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Aviation History: The airplane that never was

First nuclear-powered aircraft didn’t happen

You could say it was the nuclear-powered bomber that never got off the ground—literally. But it wasn’t the weight of the massive GE engines, reactor, and tons of shielding that meant the Convair WS–125 would never fly; it was bureaucracy and government mismanagement.
Briefing January

In 1946, after the power of nuclear energy was demonstrated with the bombing of Japan, the U.S. Department of Defense set out to develop a nuclear-powered jet aircraft. The project began with a Convair B–36 bomber as a shield test aircraft. Although one model was modified in the early stages of the project—and prototype engines were developed and flew an on-board operating reactor—the program was canceled before the nuclear-powered aircraft was completed. Because the aircraft’s range would not have been limited by needing to refuel, it was theorized that nuclear-powered aircraft would be able to stay in the air for weeks at a time.

The manned aircraft nuclear propulsion program ran from 1946 until 1961, when—after much back and forth between the Department of Defense, the Air Force, Navy, and the Atomic Energy Commission—President John F. Kennedy stated: “Nearly 15 years and about $1 billion have been devoted to the attempted development of a nuclear-powered aircraft; but the possibility of a militarily useful aircraft in the foreseeable future is still very remote.”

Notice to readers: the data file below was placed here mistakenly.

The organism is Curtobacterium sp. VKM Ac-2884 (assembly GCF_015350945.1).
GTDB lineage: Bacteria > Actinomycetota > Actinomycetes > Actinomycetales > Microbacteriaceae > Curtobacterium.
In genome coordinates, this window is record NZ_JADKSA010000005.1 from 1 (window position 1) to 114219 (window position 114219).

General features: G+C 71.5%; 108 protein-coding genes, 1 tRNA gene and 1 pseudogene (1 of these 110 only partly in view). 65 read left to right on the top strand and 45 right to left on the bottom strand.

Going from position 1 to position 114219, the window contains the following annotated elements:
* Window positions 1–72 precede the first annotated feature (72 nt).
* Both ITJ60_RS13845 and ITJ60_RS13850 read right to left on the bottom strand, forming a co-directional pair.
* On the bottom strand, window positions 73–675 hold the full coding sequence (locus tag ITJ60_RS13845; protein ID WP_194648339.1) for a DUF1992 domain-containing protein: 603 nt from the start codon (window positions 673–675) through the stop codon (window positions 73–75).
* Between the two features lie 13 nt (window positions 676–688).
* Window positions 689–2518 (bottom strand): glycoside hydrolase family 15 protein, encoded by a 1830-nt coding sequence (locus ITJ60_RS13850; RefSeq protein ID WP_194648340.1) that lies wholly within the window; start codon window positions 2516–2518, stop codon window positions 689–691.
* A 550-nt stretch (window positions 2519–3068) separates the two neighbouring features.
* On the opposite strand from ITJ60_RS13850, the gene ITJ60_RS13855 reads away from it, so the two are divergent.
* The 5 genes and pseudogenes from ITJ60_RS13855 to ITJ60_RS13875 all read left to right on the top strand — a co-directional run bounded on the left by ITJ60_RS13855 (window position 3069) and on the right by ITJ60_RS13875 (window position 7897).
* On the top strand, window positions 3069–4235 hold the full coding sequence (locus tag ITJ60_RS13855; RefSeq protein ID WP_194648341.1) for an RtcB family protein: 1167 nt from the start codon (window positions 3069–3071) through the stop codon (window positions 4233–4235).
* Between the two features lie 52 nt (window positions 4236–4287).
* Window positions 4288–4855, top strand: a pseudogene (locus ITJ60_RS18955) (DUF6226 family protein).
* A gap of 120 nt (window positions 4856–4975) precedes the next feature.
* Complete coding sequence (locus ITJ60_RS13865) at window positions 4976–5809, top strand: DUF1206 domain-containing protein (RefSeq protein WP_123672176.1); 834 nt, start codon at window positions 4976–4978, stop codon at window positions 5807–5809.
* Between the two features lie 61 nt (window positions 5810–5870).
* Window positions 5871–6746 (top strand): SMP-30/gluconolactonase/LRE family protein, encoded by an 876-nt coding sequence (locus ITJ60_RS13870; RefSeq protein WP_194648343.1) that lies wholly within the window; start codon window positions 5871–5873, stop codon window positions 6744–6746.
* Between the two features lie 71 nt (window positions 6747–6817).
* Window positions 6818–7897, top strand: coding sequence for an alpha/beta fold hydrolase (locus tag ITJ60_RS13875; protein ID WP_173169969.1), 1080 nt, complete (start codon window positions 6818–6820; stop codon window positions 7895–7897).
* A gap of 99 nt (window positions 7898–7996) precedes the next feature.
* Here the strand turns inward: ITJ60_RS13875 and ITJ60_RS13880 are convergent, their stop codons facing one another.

The airplane would have been powered by modified General Electric jet engines. Instead of burning jet fuel, the nuclear jet engine would use the reactor core as a heat source for the turbine’s airflow. Because airflow through the engine was used to cool the reactor, this airflow had to be maintained, even when the aircraft was parked. GE built two prototype engines, and the reactor can be seen outside the Experimental Breeder Reactor I near Arco, Idaho (shown on top).

A 350-foot-wide hangar was built to house the X–6 project, but the project was canceled before the planned 15,000-foot runway was built to accommodate the aircraft’s expected weight.

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